Musculoskeletal symptoms among female garment factory workers in Sri Lanka.

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2011

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OBJECTIVES: To assess the prevalence of musculoskeletal symptoms and their association with sociodemographic risk factors among female garment factory workers in Sri Lanka. METHODS: 1058 randomly selected female garment factory workers employed in the free trade zone of Kogalla, Sri Lanka were recruited to complete two interviewer-administered questionnaires assessing musculoskeletal symptoms and health behaviors. DISCUSSION: Musculoskeletal complaints among female garment workers in the FTZ of Kogalla are less common than expected. Sociocultural factors may have resulted in underreporting and similarly contribute to the low rates of healthcare utilization by these women. RESULTS: 164 (15.5%) of workers reported musculoskeletal symptoms occurring more than 3 times or lasting a week or more during the previous 12-month period. Back (57.3%) and knee (31.7%) were the most common sites of pain. Although most symptomatic women reported that their problems interfered with work and leisure activities, very few missed work as a result of their pain. Prevalence correlated positively with increased age and industry tenure of less than 12 months. Job type, body mass index, and education were not significant predictors of musculoskeletal symptoms.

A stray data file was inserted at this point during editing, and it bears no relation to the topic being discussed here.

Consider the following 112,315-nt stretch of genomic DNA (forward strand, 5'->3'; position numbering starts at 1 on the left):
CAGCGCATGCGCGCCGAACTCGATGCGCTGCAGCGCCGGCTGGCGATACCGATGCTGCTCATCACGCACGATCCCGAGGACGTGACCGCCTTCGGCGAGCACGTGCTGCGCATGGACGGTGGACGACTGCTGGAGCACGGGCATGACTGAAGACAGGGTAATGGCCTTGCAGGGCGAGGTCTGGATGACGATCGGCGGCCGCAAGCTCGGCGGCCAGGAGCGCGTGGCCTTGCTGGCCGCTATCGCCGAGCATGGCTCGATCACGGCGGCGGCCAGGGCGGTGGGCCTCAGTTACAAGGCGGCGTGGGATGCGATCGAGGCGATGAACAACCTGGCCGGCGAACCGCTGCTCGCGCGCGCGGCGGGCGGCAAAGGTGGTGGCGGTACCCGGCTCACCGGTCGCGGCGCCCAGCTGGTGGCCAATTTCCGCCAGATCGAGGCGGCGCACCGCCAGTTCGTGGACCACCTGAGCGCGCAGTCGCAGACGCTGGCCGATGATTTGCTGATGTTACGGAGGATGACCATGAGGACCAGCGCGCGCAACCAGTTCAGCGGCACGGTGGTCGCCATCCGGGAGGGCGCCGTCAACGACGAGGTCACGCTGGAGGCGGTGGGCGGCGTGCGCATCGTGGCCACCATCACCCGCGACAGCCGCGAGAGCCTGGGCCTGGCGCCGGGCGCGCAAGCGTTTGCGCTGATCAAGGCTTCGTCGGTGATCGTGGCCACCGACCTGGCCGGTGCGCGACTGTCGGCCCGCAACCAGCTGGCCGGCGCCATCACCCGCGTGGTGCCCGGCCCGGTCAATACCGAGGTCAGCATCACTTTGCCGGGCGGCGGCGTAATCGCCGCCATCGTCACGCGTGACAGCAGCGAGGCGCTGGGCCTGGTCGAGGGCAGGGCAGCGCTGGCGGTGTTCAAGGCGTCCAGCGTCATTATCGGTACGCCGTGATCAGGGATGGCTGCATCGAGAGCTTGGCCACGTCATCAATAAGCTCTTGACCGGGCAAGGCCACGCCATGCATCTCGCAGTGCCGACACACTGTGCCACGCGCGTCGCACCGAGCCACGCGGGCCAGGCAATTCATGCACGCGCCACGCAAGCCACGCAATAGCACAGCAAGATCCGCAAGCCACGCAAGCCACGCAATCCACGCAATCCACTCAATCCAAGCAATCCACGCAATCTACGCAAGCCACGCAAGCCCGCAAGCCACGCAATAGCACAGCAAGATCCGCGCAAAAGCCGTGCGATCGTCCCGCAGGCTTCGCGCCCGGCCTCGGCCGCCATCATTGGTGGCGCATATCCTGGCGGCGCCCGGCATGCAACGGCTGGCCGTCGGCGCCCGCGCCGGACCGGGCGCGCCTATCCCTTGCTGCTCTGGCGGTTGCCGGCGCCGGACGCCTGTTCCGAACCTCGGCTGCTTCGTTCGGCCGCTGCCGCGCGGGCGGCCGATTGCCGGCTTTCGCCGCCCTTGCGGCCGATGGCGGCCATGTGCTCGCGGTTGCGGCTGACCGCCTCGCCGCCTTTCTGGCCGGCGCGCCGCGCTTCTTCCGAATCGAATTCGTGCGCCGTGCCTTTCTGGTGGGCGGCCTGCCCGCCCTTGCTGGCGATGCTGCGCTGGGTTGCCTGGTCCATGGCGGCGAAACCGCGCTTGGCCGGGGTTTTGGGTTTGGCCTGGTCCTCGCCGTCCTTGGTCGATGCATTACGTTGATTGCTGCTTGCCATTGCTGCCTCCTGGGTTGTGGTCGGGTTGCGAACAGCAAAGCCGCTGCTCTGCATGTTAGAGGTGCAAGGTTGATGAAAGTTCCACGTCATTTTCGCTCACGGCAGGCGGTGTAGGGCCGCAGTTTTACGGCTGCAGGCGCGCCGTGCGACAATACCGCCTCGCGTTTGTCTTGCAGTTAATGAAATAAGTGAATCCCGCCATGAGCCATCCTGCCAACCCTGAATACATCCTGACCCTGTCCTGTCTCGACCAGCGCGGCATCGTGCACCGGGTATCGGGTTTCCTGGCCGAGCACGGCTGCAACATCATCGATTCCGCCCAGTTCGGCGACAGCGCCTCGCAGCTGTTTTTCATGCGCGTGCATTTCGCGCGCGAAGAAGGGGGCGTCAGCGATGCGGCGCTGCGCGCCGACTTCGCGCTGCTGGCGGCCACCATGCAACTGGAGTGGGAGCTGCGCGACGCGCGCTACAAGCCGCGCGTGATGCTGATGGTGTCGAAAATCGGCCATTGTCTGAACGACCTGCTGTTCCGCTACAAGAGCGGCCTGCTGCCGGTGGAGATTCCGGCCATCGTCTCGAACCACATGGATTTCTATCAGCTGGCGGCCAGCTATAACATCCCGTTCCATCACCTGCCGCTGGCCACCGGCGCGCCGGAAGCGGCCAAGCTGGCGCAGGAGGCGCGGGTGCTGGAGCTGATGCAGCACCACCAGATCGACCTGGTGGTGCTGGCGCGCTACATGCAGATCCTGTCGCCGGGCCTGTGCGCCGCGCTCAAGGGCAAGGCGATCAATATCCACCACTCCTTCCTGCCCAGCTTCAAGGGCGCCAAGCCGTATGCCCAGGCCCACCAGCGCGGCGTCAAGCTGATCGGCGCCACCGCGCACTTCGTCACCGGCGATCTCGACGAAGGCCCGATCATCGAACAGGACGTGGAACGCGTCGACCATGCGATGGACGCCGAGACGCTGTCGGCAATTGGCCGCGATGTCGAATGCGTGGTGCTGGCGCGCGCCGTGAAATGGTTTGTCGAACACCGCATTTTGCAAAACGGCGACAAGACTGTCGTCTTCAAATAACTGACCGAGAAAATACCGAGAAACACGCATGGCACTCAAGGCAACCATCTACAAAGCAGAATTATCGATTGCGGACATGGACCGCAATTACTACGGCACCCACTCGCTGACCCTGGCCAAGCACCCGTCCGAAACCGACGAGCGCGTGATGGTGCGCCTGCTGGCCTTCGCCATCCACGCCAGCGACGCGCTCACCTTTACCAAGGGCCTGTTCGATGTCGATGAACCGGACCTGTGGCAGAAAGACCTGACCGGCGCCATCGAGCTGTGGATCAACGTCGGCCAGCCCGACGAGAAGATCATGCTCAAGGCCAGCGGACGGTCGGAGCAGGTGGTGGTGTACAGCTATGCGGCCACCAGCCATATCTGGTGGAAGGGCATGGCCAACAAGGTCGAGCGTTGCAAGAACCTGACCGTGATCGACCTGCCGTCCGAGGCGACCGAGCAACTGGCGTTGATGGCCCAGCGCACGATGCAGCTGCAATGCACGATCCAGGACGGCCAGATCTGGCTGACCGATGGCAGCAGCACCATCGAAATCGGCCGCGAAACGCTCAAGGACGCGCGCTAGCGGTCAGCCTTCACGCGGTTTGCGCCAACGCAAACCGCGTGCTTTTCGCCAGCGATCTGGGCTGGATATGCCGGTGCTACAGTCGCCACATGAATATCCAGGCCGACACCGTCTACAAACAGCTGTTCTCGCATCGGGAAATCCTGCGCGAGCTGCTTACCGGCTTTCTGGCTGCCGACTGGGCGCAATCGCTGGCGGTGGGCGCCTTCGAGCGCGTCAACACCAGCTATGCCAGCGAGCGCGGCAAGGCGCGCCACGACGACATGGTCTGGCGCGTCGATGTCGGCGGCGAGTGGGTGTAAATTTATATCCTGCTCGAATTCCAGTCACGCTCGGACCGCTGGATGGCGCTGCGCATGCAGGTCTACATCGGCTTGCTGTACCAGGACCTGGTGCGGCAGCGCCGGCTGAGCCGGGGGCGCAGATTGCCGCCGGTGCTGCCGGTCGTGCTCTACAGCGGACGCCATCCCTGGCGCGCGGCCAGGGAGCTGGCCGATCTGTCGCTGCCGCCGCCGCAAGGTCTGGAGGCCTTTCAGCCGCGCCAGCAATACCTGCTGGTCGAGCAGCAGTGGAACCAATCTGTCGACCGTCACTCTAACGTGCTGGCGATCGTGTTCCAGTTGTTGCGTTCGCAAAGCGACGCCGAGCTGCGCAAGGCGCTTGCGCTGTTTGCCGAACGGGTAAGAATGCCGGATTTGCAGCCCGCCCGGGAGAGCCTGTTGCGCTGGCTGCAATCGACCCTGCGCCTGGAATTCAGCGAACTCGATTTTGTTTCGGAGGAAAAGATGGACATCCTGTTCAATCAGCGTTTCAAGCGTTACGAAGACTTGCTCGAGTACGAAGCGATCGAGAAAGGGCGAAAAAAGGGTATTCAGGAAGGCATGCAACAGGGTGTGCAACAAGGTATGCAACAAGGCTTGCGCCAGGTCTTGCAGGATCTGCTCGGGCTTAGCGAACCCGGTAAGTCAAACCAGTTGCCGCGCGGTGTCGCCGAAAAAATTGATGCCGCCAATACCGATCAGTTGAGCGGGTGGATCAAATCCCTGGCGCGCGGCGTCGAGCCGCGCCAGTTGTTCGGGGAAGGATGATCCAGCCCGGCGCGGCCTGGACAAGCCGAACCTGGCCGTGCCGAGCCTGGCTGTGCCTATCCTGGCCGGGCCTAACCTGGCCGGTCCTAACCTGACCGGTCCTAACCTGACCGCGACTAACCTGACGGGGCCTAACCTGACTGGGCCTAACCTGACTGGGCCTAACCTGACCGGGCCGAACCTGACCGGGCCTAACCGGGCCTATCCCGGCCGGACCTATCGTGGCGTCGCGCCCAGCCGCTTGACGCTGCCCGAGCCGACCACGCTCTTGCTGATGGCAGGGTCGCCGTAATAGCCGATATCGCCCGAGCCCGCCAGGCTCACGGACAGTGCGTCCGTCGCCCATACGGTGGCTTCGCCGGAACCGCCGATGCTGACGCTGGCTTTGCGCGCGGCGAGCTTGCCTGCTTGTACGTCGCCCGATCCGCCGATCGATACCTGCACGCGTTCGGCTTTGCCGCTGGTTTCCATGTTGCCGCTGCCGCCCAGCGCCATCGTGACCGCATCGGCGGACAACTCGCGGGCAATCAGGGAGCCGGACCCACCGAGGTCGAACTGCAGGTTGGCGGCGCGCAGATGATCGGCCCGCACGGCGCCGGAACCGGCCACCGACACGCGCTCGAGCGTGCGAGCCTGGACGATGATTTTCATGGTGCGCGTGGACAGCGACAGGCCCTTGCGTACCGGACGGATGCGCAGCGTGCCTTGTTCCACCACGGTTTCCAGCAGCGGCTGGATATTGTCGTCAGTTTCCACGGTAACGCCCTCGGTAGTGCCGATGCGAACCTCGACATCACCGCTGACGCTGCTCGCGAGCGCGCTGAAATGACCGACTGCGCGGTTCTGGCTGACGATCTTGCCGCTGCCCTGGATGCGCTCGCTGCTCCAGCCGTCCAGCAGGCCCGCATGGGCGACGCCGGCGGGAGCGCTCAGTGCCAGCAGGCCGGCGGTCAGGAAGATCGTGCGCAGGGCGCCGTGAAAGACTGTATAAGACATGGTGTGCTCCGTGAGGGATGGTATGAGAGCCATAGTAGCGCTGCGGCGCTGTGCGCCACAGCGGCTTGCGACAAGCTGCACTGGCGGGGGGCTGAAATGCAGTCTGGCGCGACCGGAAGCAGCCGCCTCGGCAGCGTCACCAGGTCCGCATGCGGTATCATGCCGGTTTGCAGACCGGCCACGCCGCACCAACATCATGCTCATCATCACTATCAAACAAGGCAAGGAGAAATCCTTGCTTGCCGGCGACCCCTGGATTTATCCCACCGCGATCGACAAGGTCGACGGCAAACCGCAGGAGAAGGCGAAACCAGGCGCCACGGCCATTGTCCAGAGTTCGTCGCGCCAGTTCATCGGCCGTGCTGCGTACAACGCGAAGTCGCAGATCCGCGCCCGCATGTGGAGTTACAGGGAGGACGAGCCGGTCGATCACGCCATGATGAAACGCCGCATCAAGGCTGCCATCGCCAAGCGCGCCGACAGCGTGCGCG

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Lombardo, Sarah R. (2011). Musculoskeletal symptoms among female garment factory workers in Sri Lanka. Master's thesis, Duke University. Retrieved from https://hdl.handle.net/10161/5063.

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